Last edited by Zulkilrajas
Tuesday, August 11, 2020 | History

7 edition of Labor problems and labor administration in the United States during the world war found in the catalog.

Labor problems and labor administration in the United States during the world war

by Gordon S. Watkins

  • 20 Want to read
  • 39 Currently reading

Published by University of Illinois in Urbana .
Written in English

    Places:
  • United States.
    • Subjects:
    • Labor and laboring classes -- United States,
    • World War, 1914-1918 -- Economic aspects -- United States

    • Edition Notes

      Statementby Gordon S. Watkins.
      SeriesUniversity of Illinois studies in the social sciences,, vol.VIII, no. 3-4
      Classifications
      LC ClassificationsH31 .I4 vol. VIII, no. 3, 4
      The Physical Object
      Pagination2 v.
      ID Numbers
      Open LibraryOL6629190M
      LC Control Number20019859
      OCLC/WorldCa4925022

        James B. Atleson, Labor and the Wartime State: Labor Relations and Law during World War II (Urbana and Chicago: University of Illinois Press ) JAMES ATLESON HAS a keen eye for continuities. Government regulation of war-time industrial relations, he argues, was not a temporary detour in the larger trajectory of New Deal industrial relations.   Soon, the Bureau was allocated $, to collect nationwide data on the cost of living. Conducted in –19, the survey cove families in 92 cities in 42 States. The results were published in the Monthly Labor Review in May Shortly thereafter, the Bureau issued its first comprehensive set of cost-of-living indexes for the.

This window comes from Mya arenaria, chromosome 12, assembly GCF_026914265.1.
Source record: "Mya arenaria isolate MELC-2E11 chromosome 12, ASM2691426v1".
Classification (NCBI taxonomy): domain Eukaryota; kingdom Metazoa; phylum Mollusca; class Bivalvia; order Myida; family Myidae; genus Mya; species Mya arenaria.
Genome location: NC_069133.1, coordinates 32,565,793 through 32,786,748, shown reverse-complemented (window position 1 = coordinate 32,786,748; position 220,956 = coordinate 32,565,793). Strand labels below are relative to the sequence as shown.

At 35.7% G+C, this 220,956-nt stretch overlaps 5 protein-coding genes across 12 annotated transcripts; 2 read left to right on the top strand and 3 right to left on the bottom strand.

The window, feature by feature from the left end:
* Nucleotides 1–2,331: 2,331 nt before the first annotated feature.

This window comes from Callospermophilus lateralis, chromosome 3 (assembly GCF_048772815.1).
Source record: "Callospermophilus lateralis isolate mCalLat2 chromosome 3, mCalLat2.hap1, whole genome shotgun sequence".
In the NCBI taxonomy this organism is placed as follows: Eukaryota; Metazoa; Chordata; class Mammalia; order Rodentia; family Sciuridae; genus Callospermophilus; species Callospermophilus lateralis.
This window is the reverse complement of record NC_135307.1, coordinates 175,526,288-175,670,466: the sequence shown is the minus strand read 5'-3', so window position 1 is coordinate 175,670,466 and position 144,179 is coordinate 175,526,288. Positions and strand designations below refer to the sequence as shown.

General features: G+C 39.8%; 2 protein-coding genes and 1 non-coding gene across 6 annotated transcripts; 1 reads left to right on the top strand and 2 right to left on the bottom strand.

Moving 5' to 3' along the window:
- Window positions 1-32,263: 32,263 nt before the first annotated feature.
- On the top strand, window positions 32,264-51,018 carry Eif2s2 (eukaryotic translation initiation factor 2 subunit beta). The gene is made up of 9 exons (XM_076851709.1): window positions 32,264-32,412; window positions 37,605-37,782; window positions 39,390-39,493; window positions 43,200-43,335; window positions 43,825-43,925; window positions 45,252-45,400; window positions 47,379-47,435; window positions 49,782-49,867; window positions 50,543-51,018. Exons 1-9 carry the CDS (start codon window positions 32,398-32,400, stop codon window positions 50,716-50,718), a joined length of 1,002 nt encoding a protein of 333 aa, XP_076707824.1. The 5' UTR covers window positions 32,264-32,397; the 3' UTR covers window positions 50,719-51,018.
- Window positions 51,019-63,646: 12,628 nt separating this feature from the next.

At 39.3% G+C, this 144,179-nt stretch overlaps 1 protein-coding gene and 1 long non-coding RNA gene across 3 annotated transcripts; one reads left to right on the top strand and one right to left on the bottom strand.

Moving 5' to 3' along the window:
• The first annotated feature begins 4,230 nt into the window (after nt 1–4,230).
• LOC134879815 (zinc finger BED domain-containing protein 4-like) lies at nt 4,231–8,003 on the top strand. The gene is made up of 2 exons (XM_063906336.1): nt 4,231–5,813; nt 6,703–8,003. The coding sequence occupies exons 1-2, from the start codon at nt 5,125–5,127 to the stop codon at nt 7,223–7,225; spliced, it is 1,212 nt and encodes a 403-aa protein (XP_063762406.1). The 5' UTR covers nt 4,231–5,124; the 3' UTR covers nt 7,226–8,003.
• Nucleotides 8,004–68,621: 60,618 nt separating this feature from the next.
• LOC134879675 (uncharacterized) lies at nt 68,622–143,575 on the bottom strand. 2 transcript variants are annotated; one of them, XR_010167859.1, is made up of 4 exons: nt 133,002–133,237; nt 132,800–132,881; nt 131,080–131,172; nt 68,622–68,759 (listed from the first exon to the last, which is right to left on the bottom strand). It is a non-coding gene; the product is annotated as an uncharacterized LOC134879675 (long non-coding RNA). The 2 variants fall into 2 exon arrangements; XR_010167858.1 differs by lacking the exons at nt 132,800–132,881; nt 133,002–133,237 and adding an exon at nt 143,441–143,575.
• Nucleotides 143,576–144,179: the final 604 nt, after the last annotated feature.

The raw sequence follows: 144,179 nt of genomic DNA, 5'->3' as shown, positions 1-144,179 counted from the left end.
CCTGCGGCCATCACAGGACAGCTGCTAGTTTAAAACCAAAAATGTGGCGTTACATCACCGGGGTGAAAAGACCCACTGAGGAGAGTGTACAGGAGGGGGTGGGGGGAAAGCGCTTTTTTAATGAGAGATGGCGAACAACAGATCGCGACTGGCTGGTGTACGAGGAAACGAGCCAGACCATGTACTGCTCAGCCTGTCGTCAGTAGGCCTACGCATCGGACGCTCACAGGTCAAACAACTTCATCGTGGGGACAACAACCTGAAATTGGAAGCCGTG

became most readily apparent during World War II, when the United States faced issues of both what to make and the question of who would make these products. Henry Ford and Henry Kaiser were a large part of the labor history of the United States, from the early File Size: 53KB.   Founding of the National Labor Union The NLU is the first national labor federation in the United States, dedicated in large part to fighting for the eight-hour day.

      By the end of the war, more than half of all industrial production in the world would take place in the United States. Wartime production boomed as citizens flocked to meet the demand for labor. Other sources of information concerning African American labor during World War I may be found in the Records of the Council of National Defense (RG 62), the Records of the U.S. Shipping Board (RG 32), the Records of the United States Food Administration (RG 4), and the Records of the National War Labor Board (NWLB)— World War I (RG 2.